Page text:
- The Washington Times - Friday, June 27, 2003

ISLA MONA, Puerto Rico — Turning eyes and shotguns toward a rustling bush on this uninhabited Caribbean island, the hunters eagerly await the day’s prey.

In a flash, a 4-foot iguana emerges.

“Darn iguanas,” growls the camouflaged Angel Luis Seda, lowering his weapon in disappointment. “They sound like goats.”

Set in some of the Caribbean’s roughest waters, Isla Mona offers rugged adventure for those who want to hunt, explore caves adorned with petroglyphs, snorkel a pristine coral reef, spot rare boobies, hunt for pirate treasure or investigate a lighthouse designed by Alexandre Gustave Eiffel.

For four months of the year, the 7-by-4-mile island between Puerto Rico and the Dominican Republic attracts hundreds of hunters from the U.S. Caribbean territory and mainland.

They can kill up to five goats a day and any number of pigs, which are rarely sighted.

In return, they help protect the island’s threatened rhinoceros iguana, or Cyclura cornuta stejnegeri.

“It’s a win-win situation,” says Robert Matos, director of natural reserves for Puerto Rico’s Department of Natural Resources.

Biologists estimate the island is home to more than 2,000 iguanas, threatened by pigs, goats and feral cats brought by farmers in the 18th century.

The pigs devour iguana eggs. The cats prey on young lizards. The goats feast on plants the iguanas eat.

In 1999, scientists began catching iguana hatchlings and raising them until they’re capable of protecting themselves. About 40 adults have been released since then, says biologist Alberto Alvarez, who directs the project.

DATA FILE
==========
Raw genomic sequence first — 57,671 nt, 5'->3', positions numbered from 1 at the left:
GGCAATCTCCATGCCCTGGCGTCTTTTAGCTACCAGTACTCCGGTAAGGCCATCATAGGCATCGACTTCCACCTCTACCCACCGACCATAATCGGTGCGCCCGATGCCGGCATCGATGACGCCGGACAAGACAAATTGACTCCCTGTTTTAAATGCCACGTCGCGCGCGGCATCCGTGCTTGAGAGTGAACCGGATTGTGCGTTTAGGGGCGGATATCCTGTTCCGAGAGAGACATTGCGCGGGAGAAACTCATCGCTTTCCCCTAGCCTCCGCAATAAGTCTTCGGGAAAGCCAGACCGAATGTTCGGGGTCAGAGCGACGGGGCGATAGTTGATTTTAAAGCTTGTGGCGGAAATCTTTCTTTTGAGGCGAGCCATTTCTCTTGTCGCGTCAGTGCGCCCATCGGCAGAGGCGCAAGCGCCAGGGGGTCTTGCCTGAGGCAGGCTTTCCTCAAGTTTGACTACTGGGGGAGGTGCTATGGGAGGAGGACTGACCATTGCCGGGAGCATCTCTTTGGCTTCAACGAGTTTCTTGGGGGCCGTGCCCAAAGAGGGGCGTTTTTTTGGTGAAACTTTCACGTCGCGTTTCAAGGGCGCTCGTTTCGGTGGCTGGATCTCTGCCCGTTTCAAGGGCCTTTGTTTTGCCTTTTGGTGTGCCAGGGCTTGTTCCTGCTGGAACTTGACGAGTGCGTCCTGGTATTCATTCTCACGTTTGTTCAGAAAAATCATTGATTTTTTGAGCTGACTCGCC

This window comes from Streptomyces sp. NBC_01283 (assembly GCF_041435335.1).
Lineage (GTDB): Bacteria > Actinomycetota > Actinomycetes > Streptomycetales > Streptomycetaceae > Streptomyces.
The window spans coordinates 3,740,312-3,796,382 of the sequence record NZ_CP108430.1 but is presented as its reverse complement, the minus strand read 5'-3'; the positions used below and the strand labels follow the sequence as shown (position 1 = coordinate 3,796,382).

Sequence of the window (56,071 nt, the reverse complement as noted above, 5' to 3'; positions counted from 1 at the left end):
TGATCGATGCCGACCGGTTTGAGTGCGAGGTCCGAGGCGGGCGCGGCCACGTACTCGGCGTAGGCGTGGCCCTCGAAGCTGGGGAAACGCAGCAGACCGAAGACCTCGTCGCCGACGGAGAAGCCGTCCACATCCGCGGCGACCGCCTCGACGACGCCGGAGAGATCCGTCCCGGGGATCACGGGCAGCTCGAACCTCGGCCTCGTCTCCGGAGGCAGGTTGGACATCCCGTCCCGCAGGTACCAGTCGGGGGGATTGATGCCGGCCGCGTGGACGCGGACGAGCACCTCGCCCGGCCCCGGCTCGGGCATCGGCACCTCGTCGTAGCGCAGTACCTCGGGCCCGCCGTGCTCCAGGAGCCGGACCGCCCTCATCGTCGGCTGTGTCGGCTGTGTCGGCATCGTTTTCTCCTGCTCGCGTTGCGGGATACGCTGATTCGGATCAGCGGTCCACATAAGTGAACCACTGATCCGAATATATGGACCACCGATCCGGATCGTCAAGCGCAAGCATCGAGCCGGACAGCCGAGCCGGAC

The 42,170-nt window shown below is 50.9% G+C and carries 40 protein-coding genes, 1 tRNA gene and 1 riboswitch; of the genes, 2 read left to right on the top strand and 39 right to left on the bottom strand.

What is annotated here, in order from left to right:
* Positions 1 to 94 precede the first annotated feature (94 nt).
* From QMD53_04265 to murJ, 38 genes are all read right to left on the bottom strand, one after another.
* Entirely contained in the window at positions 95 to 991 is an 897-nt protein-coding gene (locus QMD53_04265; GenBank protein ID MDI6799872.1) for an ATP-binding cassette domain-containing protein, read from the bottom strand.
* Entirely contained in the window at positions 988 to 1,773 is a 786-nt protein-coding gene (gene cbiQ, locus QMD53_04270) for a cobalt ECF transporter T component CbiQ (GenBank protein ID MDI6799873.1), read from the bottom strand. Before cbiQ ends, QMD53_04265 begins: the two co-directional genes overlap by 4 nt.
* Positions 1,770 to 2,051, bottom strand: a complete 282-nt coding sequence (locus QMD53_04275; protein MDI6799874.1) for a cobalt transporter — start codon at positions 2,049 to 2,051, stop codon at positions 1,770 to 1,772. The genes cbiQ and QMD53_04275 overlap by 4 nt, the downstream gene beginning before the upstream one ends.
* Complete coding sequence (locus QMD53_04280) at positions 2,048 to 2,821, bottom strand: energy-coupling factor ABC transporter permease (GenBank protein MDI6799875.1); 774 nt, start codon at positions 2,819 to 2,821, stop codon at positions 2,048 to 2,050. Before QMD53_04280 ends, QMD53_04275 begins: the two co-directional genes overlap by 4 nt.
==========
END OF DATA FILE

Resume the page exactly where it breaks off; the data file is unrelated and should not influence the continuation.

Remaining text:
“This is hostile land,” says Mr. Seda, one of 75 hunters who came toward the end of the hunting season in March. It begins in December with a month devoted to hunting with bows and arrows.

Dubbed the “Galapagos of the Caribbean” for its remoteness and wildlife, the island boasts many birds, including red-footed boobies and falcons, more than 50 species of spiders and endangered hawksbill turtles.

Hunters come on a three-hour boat ride, made nauseating by choppy water and strong currents, to experience a mixture of heaven and hell.

Temperatures can soar to 110 degrees in winter, two deadly types of scorpions are indigenous, and dense thorn bushes make Mona hard to navigate.

A teenage Boy Scout died of dehydration in 2001 after getting lost. The same year, a hunter died after his friend mistakenly shot him.

Although Mr. Seda and companion Victor Padilla know the island well, they carry a Global Positioning System and, if separated, whistle out before shooting.

“It’s better to scare the animal away than to get shot,” says Leoneides Morina, 45, a shirtless hunter with hands bloody from skinning a goat.

The island’s wild beauty makes the challenges worthwhile.

Bleached bluffs buttress coral reefs that are a paradise for divers and snorkelers.

About 200 limestone caves await explorers, some with petroglyphs from Taino Indians who lived here before Ponce de Leon and his Spanish conquistadors arrived.